Master of Arts Degree in Teaching Hebrew

The goal of this program is to provide teachers and students with the knowledge and training to become teachers of the Hebrew language at all levels, i.e. elementary, secondary, post secondary and adult education.

In this program we will emphasize the different areas that any Hebrew teacher should master to teach in a variety of frameworks. These include both the theoretical knowledge of learning and teaching Hebrew, as well as hands-on experience in teaching.

This particular program is designed to meet the needs of both learners and those communities that wish to include Hebrew as part of their curriculum. We are committed to equipping each of its learners with the appropriate tools to enable them to confront these challenges.

Candidates who apply to the program are expected to have competence in Hebrew at least at the Advanced-Mid level, which is defined in the ACTFL guidelines. We believe that this level is adequate for the teaching of a language. We also hope that during their tenure, candidates will take advantage of our superior level Hebrew courses in order to improve their language skills.

The Program

The degree of Master of Arts in teaching Hebrew is offered to provide teachers and students with the knowledge and training to become teachers of the Hebrew language at all levels, i.e., elementary, secondary, post-secondary and adult education. In this program we emphasize the different areas that any Hebrew teacher should master to teach in a variety of frameworks. These include the theoretical knowledge of learning and teaching Hebrew, as well as hands-on experience in teaching. We are committed to equipping each student with the necessary tools to confront the challenges of teaching Hebrew at a variety of levels. This program is the first of its kind in the United States and addresses the urgent need for qualified Hebrew teachers in Jewish education.

Our two-year program focuses on different skills that we believe professional Hebrew educators should master. We emphasize theoretical and methodological learning, as well as hands-on experience and rigorous field training. The curriculum consists of 12 courses and two semesters of practicum training. Seven of the 12 required courses focus exclusively on different aspects of teaching and learning the Hebrew language. Such courses focus on theories of language acquisition, instructional methodologies, curriculum development, development of teaching materials, learner assessment, classroom management and conducting research. The remaining course requirements include enrichment courses such as biblical texts, modern Hebrew literature, the history of the Hebrew language, as well as courses that prepare students to teach specifically in Jewish settings.

The practicum training component of the curriculum, which closely accompanies the coursework, provides students an opportunity to practice their teaching, in formal and informal education, as well as in different settings such as day schools, afternoon schools, elementary and high schools.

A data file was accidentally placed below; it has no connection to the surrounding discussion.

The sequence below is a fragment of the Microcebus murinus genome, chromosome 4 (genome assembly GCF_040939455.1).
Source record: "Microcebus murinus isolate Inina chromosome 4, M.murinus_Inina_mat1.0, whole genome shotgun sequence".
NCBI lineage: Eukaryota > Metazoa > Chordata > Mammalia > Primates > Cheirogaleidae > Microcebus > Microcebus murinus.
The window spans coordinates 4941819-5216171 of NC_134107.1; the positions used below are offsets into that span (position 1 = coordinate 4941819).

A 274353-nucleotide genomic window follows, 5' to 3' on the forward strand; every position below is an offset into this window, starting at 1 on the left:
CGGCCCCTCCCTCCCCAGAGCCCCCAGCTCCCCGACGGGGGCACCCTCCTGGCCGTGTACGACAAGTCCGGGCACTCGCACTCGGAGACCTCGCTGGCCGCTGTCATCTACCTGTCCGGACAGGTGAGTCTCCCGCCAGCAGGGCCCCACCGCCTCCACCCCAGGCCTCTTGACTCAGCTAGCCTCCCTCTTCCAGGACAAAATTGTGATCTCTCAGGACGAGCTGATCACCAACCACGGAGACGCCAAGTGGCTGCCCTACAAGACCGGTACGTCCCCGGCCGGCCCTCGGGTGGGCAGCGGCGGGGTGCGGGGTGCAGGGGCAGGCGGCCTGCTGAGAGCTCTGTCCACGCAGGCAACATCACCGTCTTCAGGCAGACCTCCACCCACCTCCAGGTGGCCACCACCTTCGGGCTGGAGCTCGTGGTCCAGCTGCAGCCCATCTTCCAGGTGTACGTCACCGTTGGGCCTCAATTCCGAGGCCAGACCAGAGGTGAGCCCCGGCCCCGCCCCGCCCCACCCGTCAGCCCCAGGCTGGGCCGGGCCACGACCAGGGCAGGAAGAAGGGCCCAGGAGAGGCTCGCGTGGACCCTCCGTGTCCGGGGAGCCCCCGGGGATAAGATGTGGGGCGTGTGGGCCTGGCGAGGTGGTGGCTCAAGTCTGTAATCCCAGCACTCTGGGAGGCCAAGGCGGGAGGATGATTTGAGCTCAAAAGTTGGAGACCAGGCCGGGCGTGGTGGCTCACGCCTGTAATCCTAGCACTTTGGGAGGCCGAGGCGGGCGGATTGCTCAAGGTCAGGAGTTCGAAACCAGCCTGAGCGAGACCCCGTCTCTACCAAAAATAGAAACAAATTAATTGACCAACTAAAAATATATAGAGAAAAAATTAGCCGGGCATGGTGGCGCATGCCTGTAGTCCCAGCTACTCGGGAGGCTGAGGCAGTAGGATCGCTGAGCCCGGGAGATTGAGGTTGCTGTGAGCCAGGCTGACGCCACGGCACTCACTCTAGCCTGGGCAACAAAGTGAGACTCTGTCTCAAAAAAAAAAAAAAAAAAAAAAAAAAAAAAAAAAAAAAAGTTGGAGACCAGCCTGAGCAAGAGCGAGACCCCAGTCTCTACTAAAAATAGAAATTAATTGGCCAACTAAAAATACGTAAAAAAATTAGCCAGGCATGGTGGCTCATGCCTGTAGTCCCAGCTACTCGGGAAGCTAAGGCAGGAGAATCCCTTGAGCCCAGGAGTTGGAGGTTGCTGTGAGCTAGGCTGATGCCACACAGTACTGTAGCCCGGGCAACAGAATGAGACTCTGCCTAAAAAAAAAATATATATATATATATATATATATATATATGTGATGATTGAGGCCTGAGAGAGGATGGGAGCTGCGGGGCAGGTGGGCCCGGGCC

Requirements

Required Courses

  • HBRW 167b The Revival of Modern Hebrew
  • NEJS 104a (formerly108b) Comparative Grammar of Semitic Languages
  • HBRW 168a Proficiency Based Instruction in Hebrew, Part 1
  • HBRW 168b Proficiency Based Instruction in Hebrew, Part 2
  • HBRW 303a Assessing the Learning and Teaching of Hebrew
  • JCS 222b Teaching Jewish Texts
  • JCS 234b Curriculum, Theory, and Development
  • JCS 235a The Culture of Jewish Educational Settings

Required Practicum Courses

  • HBRW 301a Practicum I
  • HBRW 301b Practicum II
  • Four elective courses (one from each area below):

Psychology

  • PSYC 130b Life Span Development: Adulthood and Old Age
  • PSYC 132a Children's Play and the Developing Imagination

Jewish Education

  • JCS 206b Informal Education in Jewish Settings
  • JCS 215a The Developing Learner in a Jewish Educational Setting
  • JCS 236a Teaching and Learning in Jewish Classrooms

Biblical Texts in Hebrew

  • HBRW 122a and 122b Introduction to Classical Hebrew
  • NEJS 10a (formerly 72a) Texts from the Hebrew Bible
  • NEJS 110b The Hebrew Bible: Meaning and Context
  • NEJS 114a The Book of Amos
  • NEJS 114b Biblical Ritual, Cult, and Magic
  • NEJS 115a The Book of Deuteronomy
  • NEJS 117b The Dead Sea Scrolls
  • NEJS 118b The Book of Psalms
  • NEJS 122b Biblical Narrative Texts: The Historical Tradition
  • NEJS 210a (formerly 201b) Exodus: A Study in Method
  • NEJS 208a (formerly 210b) Biblical Hebrew Composition

Hebrew Literature

  • HBRW 123a and 123b Introduction to Modern Hebrew Literature
  • HBRW 143a and 143b An Advanced Survey of Hebrew and Israeli Literature
  • HBRW 144a Hebrew Drama
  • HBRW 146a Voices of Jerusalem
  • HBRW 164b Israeli Theater
  • NEJS 177b (formerly 139b) Yehuda Amichai and Contemporary Hebrew Poetry
  • NEJS 178a Hebrew Poetry between the Two World Wars
  • NEJS 180b Hebrew Prose in an Era of Revival